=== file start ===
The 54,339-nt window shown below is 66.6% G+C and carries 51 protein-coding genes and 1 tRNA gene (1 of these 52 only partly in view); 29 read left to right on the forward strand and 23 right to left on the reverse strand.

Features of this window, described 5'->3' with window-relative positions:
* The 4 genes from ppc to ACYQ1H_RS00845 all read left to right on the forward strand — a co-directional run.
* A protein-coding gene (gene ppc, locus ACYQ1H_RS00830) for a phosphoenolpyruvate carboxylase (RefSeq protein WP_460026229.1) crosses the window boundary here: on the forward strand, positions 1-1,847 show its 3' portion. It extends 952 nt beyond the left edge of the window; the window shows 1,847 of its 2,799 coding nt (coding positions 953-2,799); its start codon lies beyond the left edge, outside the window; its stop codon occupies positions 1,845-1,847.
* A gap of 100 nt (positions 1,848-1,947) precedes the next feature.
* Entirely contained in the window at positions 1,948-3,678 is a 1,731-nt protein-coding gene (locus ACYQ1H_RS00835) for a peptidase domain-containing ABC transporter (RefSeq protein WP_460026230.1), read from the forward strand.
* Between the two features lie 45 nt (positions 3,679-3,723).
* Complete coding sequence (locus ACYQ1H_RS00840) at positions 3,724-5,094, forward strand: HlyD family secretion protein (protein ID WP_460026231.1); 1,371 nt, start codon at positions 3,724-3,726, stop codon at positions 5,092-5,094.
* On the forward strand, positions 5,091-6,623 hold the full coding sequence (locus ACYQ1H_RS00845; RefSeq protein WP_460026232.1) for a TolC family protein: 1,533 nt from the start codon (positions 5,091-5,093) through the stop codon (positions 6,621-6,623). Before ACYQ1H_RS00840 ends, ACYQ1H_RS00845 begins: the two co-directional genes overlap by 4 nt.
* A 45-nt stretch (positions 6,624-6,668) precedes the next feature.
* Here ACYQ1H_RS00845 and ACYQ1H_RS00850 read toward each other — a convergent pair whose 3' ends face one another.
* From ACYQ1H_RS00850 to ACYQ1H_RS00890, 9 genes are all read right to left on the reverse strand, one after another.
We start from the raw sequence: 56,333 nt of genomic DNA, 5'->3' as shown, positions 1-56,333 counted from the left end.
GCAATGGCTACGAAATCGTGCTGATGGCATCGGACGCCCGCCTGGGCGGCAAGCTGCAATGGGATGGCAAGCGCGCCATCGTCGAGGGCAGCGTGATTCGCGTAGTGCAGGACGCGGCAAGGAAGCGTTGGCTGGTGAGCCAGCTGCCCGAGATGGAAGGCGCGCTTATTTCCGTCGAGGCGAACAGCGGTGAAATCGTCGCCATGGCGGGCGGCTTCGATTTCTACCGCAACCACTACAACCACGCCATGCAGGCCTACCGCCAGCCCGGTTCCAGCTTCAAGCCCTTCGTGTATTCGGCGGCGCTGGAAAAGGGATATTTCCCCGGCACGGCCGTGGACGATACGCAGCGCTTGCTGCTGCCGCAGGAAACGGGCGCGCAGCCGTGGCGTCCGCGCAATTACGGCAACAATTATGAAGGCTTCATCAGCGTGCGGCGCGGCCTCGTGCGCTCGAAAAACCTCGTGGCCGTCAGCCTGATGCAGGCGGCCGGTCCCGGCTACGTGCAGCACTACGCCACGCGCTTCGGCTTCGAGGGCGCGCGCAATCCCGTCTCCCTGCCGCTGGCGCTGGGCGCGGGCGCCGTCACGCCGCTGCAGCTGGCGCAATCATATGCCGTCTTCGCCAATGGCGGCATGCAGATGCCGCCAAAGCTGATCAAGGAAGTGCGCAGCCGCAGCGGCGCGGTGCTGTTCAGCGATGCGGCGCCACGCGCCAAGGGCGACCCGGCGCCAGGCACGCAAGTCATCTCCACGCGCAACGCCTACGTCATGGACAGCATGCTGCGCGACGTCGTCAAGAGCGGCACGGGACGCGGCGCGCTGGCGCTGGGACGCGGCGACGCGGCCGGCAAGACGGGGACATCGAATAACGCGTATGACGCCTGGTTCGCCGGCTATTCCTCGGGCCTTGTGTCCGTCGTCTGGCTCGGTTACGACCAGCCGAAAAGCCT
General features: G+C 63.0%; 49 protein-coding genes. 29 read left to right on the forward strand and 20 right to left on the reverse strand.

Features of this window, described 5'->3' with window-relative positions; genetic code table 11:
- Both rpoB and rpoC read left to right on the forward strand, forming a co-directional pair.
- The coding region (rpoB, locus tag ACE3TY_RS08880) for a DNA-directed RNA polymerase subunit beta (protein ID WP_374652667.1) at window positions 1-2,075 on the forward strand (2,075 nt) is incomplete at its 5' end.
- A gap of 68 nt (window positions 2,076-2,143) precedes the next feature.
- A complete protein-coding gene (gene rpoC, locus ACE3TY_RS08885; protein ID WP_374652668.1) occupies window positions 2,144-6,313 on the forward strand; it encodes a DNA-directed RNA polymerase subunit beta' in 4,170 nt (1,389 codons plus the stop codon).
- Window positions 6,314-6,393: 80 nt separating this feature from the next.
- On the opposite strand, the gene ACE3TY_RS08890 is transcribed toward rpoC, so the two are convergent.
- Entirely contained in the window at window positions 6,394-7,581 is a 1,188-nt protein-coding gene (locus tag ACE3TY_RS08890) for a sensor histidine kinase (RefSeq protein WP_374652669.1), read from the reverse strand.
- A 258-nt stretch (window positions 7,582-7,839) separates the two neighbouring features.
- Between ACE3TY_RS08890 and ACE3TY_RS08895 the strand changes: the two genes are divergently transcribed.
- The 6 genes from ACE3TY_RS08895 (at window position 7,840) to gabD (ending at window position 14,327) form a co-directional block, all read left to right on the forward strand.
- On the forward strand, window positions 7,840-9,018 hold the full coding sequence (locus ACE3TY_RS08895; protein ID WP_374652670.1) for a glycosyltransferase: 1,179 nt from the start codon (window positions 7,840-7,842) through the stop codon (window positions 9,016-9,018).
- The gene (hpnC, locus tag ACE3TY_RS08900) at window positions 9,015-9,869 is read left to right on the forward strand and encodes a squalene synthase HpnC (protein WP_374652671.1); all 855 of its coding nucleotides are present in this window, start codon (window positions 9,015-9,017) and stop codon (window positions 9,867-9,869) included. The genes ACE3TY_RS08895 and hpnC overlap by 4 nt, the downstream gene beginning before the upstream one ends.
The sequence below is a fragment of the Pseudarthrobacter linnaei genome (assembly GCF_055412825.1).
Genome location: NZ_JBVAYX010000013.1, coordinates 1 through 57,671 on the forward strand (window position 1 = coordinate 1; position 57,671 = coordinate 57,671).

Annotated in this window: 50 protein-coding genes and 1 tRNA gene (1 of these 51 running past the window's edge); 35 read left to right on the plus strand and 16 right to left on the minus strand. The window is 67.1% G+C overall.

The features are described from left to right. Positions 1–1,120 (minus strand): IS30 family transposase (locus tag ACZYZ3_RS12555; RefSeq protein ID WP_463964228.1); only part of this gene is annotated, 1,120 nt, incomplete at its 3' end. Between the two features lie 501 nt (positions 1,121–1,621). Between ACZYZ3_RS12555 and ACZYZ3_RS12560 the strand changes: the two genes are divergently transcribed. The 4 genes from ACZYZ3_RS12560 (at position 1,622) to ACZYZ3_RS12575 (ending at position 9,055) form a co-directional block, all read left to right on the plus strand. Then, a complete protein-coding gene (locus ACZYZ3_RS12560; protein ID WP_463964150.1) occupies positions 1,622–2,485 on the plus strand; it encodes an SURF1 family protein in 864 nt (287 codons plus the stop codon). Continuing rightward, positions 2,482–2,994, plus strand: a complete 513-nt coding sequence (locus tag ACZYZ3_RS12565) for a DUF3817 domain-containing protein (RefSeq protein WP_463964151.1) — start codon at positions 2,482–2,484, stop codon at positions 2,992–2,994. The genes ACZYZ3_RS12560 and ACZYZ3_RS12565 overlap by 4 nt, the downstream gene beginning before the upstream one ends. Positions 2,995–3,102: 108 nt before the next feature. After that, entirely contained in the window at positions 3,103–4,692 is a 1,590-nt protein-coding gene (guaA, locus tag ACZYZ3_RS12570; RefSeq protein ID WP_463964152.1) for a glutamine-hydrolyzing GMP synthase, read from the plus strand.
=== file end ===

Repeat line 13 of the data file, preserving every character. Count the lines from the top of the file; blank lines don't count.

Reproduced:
We start from the raw sequence: 56,333 nt of genomic DNA, 5'->3' as shown, positions 1-56,333 counted from the left end.